Recovery Leadership Focus:
1. Prioritizing profitable products/services: Sales leaders must analyze their sales data to identify the most profitable products or services and focus their sales efforts on those offerings. They should also consider upselling or cross-selling to existing customers to increase revenue.
2. Streamlining sales processes: Sales leaders should look for ways to streamline their sales processes to increase efficiency and reduce costs. This may include implementing new sales technologies, improving lead generation and qualification processes, and simplifying sales contracts and proposals.
3. Building strong customer relationships: Sales leaders must build solid relationships with their existing customers to encourage repeat business and positive word-of-mouth referrals. They should invest in customer success programs, provide exceptional customer service, and regularly communicate with customers to understand their needs and address any concerns.
4. Salespeople must be successful: During a “recovery mode” of operating a business, each salesperson must be relied on to bring in their share of the company’s needs. One of the critical measures of success for a sales team is whether or not the revenue they generate outweighs their cost to the company. Sales leaders must set clear revenue goals for their team members and ensure that each salesperson can meet or exceed their targets. If a salesperson consistently falls short of their goals, the sales leader needs to take swift action to address the issue. This action could involve providing additional training or coaching, reassigning sales territories or accounts, or even making the difficult decision to terminate the salesperson’s employment. By proactively addressing underperforming sales team members, sales leaders can help ensure that the team can meet its revenue targets and contribute to the organization’s overall success.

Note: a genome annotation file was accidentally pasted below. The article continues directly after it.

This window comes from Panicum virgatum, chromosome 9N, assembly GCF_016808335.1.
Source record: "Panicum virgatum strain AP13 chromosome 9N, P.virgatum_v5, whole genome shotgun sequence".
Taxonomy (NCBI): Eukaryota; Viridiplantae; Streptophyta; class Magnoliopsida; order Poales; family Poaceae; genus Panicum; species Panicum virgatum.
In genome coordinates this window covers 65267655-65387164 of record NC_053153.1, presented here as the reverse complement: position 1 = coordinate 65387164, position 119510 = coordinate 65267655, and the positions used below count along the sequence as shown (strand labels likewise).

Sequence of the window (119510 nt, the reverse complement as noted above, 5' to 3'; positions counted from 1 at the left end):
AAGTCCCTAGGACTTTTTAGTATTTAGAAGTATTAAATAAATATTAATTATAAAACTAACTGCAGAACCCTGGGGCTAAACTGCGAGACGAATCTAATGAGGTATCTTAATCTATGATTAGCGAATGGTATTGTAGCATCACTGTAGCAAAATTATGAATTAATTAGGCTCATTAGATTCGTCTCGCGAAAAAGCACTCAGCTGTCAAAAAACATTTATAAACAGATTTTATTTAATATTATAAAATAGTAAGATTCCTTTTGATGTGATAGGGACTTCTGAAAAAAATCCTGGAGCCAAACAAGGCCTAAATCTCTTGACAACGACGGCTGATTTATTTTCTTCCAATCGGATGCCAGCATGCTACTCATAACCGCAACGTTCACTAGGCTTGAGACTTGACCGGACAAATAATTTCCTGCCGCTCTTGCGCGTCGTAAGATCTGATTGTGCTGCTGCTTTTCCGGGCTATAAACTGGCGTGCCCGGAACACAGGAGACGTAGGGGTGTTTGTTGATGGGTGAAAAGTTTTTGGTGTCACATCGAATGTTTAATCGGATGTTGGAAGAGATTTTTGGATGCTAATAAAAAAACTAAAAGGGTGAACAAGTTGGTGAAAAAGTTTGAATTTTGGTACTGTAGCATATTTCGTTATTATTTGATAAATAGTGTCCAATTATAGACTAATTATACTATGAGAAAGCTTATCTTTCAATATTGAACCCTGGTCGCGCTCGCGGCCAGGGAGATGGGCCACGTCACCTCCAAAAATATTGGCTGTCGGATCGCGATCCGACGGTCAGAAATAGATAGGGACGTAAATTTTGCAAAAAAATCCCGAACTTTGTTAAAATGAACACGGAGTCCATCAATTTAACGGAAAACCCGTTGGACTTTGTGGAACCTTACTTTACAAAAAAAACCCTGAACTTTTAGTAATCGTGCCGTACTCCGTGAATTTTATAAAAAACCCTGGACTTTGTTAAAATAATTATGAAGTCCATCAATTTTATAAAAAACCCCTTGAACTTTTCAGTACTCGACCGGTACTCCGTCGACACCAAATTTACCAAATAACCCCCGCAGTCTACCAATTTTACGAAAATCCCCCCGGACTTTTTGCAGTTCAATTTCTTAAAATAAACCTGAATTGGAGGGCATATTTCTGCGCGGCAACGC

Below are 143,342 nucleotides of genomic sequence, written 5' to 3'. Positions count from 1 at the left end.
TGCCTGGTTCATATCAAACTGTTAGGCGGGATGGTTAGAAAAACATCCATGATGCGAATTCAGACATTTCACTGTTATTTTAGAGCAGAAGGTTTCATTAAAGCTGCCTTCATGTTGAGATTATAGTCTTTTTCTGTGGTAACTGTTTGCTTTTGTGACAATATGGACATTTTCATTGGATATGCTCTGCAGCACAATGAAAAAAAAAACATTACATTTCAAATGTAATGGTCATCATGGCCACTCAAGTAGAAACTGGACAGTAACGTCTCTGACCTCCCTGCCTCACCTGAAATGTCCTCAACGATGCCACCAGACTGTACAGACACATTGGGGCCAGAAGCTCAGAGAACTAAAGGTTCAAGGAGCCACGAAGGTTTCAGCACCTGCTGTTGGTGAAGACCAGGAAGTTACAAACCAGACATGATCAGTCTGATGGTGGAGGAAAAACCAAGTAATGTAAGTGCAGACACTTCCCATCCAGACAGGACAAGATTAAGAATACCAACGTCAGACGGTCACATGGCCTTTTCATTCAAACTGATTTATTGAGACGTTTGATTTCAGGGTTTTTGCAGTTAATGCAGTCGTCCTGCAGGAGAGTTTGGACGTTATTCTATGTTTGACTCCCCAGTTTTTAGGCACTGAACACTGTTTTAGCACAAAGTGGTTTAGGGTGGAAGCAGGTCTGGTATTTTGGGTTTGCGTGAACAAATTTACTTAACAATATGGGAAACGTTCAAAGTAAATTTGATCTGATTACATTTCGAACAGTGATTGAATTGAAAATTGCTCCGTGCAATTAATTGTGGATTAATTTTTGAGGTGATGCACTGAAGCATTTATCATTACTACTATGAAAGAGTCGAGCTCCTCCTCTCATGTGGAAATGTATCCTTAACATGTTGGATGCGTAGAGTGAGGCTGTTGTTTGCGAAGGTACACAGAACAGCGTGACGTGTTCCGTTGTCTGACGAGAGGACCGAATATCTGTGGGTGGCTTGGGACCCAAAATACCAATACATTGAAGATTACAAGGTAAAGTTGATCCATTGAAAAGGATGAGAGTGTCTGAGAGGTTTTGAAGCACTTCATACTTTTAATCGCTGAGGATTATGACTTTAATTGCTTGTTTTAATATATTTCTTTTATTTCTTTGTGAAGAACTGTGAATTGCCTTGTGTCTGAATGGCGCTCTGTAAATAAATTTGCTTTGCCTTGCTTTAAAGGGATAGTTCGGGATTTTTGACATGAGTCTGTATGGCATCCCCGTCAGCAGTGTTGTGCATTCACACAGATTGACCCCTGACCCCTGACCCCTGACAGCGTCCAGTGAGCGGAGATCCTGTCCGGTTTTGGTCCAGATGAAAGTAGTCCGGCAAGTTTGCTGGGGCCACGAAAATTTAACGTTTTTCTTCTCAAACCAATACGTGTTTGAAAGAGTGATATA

Another important consideration when evaluating the performance of sales team members is the concept of burden costs, i.e., the costs associated with supporting a salesperson’s activities, such as overhead expenses and administrative support. Sales leaders must keep a close eye on burden costs and ensure they are within the revenue generated by individual salespeople. By regularly monitoring burden costs and revenue generation, sales leaders can make data-driven decisions about allocating resources and prioritizing sales activities. This effort helps ensure that the sales team is operating efficiently and effectively and that each team member contributes to the organization’s overall success.
Whether leading sales for growth or recovery, the situation requires approaches and strategies tailored to each internal challenge. Sales leaders must be able to adapt their leadership style to the needs of the business and the stage of the business cycle where the focus remains on prioritizing profitability, streamlining processes, and building solid relationships with customers to achieve long-term success.
This article originally appeared in two parts at https://salesxceleration.com/adapting-leadership-styles-to-the-situation-sales-growth-vs-sales-recovery-part-one-sales-growth/ and https://salesxceleration.com/adapting-leadership-styles-to-the-situation-sales-growth-vs-sales-recovery-part-two-sales-recovery/
About our guest co-author: Kevin Lawson is the President of Lighthouse Sales Advisors. Lighthouse Sales Advisors is a sales leadership solution provider for small businesses. Lighthouse helps business owners navigate the potential pitfalls around sales growth, sales turnaround, or scaling up by leveraging sales acumen and decades of experience to build effective sales teams.